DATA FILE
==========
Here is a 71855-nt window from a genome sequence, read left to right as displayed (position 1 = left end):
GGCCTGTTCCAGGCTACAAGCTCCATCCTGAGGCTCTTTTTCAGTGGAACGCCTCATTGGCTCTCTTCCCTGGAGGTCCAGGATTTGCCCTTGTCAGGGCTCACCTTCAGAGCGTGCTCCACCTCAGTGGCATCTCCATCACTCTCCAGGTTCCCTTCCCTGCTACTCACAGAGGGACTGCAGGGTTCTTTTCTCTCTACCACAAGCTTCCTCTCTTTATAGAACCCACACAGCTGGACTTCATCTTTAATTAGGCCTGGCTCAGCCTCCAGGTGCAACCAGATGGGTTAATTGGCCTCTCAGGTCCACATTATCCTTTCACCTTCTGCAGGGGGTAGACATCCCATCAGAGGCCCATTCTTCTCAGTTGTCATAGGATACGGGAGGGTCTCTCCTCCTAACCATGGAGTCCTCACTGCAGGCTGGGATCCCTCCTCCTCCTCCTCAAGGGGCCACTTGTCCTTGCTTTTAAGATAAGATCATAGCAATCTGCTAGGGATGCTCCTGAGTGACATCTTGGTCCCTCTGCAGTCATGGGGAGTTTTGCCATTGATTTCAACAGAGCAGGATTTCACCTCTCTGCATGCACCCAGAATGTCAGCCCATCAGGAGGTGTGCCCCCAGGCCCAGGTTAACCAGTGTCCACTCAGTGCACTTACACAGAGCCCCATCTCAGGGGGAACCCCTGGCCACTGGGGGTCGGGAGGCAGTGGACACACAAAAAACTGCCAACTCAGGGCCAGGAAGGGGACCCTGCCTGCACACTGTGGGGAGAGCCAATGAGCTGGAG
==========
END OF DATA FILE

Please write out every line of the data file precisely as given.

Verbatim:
Here is a 71855-nt window from a genome sequence, read left to right as displayed (position 1 = left end):
GGCCTGTTCCAGGCTACAAGCTCCATCCTGAGGCTCTTTTTCAGTGGAACGCCTCATTGGCTCTCTTCCCTGGAGGTCCAGGATTTGCCCTTGTCAGGGCTCACCTTCAGAGCGTGCTCCACCTCAGTGGCATCTCCATCACTCTCCAGGTTCCCTTCCCTGCTACTCACAGAGGGACTGCAGGGTTCTTTTCTCTCTACCACAAGCTTCCTCTCTTTATAGAACCCACACAGCTGGACTTCATCTTTAATTAGGCCTGGCTCAGCCTCCAGGTGCAACCAGATGGGTTAATTGGCCTCTCAGGTCCACATTATCCTTTCACCTTCTGCAGGGGGTAGACATCCCATCAGAGGCCCATTCTTCTCAGTTGTCATAGGATACGGGAGGGTCTCTCCTCCTAACCATGGAGTCCTCACTGCAGGCTGGGATCCCTCCTCCTCCTCCTCAAGGGGCCACTTGTCCTTGCTTTTAAGATAAGATCATAGCAATCTGCTAGGGATGCTCCTGAGTGACATCTTGGTCCCTCTGCAGTCATGGGGAGTTTTGCCATTGATTTCAACAGAGCAGGATTTCACCTCTCTGCATGCACCCAGAATGTCAGCCCATCAGGAGGTGTGCCCCCAGGCCCAGGTTAACCAGTGTCCACTCAGTGCACTTACACAGAGCCCCATCTCAGGGGGAACCCCTGGCCACTGGGGGTCGGGAGGCAGTGGACACACAAAAAACTGCCAACTCAGGGCCAGGAAGGGGACCCTGCCTGCACACTGTGGGGAGAGCCAATGAGCTGGAG